What is a dioptric lens?

What is a dioptric lens?

A dioptre (British spelling) or diopter (American spelling) is a unit of measurement of the optical power of a lens or curved mirror, which is equal to the reciprocal of the focal length measured in metres. (1 dioptre = 1 m−1.) For example, a 3-dioptre lens brings parallel rays of light to focus at 1⁄3 metre.

What is diopter lens in camera?

Diopter filters are just like a magnifying glass for your lens. They also shift the minimal focus distance so you can get macro shots without having to use a macro lens. They can be used to increase the magnification of a lens when you need to get really close-up images of small objects.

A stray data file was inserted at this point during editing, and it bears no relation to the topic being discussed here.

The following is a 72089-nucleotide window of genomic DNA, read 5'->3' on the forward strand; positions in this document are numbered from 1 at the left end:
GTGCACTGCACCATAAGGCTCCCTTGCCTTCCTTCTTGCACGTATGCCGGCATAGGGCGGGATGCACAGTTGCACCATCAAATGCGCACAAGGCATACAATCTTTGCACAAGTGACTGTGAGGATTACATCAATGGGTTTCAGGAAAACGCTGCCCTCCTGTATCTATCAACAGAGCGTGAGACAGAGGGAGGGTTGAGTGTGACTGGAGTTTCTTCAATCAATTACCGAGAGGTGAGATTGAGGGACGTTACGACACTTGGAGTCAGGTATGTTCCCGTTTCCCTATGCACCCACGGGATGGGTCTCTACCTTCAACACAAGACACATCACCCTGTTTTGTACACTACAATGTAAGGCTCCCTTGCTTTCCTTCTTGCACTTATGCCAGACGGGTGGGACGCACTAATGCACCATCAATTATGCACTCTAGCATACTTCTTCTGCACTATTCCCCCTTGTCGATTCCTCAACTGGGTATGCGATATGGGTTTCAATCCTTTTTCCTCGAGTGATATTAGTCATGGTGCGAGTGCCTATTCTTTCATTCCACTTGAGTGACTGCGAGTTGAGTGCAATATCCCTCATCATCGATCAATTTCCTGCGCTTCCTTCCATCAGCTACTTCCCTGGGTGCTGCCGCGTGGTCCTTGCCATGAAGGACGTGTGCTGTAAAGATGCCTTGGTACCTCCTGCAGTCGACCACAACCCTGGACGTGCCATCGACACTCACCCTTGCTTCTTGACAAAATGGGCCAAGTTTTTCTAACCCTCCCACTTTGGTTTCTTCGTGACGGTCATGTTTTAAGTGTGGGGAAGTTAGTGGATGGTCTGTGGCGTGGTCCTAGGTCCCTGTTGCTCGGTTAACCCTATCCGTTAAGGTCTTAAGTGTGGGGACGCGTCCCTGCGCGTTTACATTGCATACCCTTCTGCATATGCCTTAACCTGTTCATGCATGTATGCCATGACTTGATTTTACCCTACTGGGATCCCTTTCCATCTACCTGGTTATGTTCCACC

What does a diopter do?

Diopters are positive supplementary lenses. In the most basic sense, this means they’re glorified magnifying glasses. They are positioned in front of an existing lens, allowing that lens to focus on objects that are closer than its normal minimum-focusing distance.